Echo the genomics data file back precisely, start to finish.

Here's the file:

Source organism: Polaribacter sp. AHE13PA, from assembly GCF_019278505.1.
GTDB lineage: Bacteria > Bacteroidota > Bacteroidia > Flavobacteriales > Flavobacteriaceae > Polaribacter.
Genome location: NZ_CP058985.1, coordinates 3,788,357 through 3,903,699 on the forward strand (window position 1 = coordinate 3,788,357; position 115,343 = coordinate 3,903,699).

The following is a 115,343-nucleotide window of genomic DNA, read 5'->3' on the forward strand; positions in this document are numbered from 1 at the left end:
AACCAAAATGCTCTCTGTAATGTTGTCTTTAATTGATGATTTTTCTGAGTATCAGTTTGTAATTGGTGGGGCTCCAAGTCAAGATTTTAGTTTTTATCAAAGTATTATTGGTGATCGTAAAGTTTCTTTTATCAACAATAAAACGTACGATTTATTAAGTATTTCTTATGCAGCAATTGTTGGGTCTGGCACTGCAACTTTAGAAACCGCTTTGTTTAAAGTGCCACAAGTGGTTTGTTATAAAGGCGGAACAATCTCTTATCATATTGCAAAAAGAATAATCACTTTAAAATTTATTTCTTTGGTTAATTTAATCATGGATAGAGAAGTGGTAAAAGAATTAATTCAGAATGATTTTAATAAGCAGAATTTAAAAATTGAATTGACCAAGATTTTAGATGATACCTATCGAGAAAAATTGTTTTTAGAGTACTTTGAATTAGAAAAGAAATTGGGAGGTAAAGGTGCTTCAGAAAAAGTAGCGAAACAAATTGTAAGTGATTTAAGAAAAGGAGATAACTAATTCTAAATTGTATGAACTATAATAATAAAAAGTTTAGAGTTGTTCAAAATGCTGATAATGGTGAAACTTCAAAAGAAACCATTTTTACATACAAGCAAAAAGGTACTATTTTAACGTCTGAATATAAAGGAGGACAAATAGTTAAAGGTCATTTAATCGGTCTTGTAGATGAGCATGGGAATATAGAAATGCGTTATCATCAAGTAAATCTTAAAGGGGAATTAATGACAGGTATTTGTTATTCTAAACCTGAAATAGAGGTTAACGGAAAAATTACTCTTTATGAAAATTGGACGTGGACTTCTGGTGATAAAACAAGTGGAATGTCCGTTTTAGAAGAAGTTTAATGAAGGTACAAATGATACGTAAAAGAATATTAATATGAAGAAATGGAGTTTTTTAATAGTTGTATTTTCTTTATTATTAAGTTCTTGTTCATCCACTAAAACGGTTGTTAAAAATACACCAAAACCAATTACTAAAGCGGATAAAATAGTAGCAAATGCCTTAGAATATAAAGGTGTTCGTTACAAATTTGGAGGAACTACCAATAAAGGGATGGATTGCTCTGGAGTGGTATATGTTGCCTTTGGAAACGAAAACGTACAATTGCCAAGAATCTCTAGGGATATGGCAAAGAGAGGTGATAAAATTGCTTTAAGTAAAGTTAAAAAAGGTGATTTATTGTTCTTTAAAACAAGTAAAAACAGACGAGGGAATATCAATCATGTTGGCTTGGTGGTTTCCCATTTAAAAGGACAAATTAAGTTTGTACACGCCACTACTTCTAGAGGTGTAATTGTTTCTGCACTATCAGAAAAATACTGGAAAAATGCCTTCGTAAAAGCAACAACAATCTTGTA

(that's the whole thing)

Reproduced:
Source organism: Polaribacter sp. AHE13PA, from assembly GCF_019278505.1.
GTDB lineage: Bacteria > Bacteroidota > Bacteroidia > Flavobacteriales > Flavobacteriaceae > Polaribacter.
Genome location: NZ_CP058985.1, coordinates 3,788,357 through 3,903,699 on the forward strand (window position 1 = coordinate 3,788,357; position 115,343 = coordinate 3,903,699).

The following is a 115,343-nucleotide window of genomic DNA, read 5'->3' on the forward strand; positions in this document are numbered from 1 at the left end:
AACCAAAATGCTCTCTGTAATGTTGTCTTTAATTGATGATTTTTCTGAGTATCAGTTTGTAATTGGTGGGGCTCCAAGTCAAGATTTTAGTTTTTATCAAAGTATTATTGGTGATCGTAAAGTTTCTTTTATCAACAATAAAACGTACGATTTATTAAGTATTTCTTATGCAGCAATTGTTGGGTCTGGCACTGCAACTTTAGAAACCGCTTTGTTTAAAGTGCCACAAGTGGTTTGTTATAAAGGCGGAACAATCTCTTATCATATTGCAAAAAGAATAATCACTTTAAAATTTATTTCTTTGGTTAATTTAATCATGGATAGAGAAGTGGTAAAAGAATTAATTCAGAATGATTTTAATAAGCAGAATTTAAAAATTGAATTGACCAAGATTTTAGATGATACCTATCGAGAAAAATTGTTTTTAGAGTACTTTGAATTAGAAAAGAAATTGGGAGGTAAAGGTGCTTCAGAAAAAGTAGCGAAACAAATTGTAAGTGATTTAAGAAAAGGAGATAACTAATTCTAAATTGTATGAACTATAATAATAAAAAGTTTAGAGTTGTTCAAAATGCTGATAATGGTGAAACTTCAAAAGAAACCATTTTTACATACAAGCAAAAAGGTACTATTTTAACGTCTGAATATAAAGGAGGACAAATAGTTAAAGGTCATTTAATCGGTCTTGTAGATGAGCATGGGAATATAGAAATGCGTTATCATCAAGTAAATCTTAAAGGGGAATTAATGACAGGTATTTGTTATTCTAAACCTGAAATAGAGGTTAACGGAAAAATTACTCTTTATGAAAATTGGACGTGGACTTCTGGTGATAAAACAAGTGGAATGTCCGTTTTAGAAGAAGTTTAATGAAGGTACAAATGATACGTAAAAGAATATTAATATGAAGAAATGGAGTTTTTTAATAGTTGTATTTTCTTTATTATTAAGTTCTTGTTCATCCACTAAAACGGTTGTTAAAAATACACCAAAACCAATTACTAAAGCGGATAAAATAGTAGCAAATGCCTTAGAATATAAAGGTGTTCGTTACAAATTTGGAGGAACTACCAATAAAGGGATGGATTGCTCTGGAGTGGTATATGTTGCCTTTGGAAACGAAAACGTACAATTGCCAAGAATCTCTAGGGATATGGCAAAGAGAGGTGATAAAATTGCTTTAAGTAAAGTTAAAAAAGGTGATTTATTGTTCTTTAAAACAAGTAAAAACAGACGAGGGAATATCAATCATGTTGGCTTGGTGGTTTCCCATTTAAAAGGACAAATTAAGTTTGTACACGCCACTACTTCTAGAGGTGTAATTGTTTCTGCACTATCAGAAAAATACTGGAAAAATGCCTTCGTAAAAGCAACAACAATCTTGTA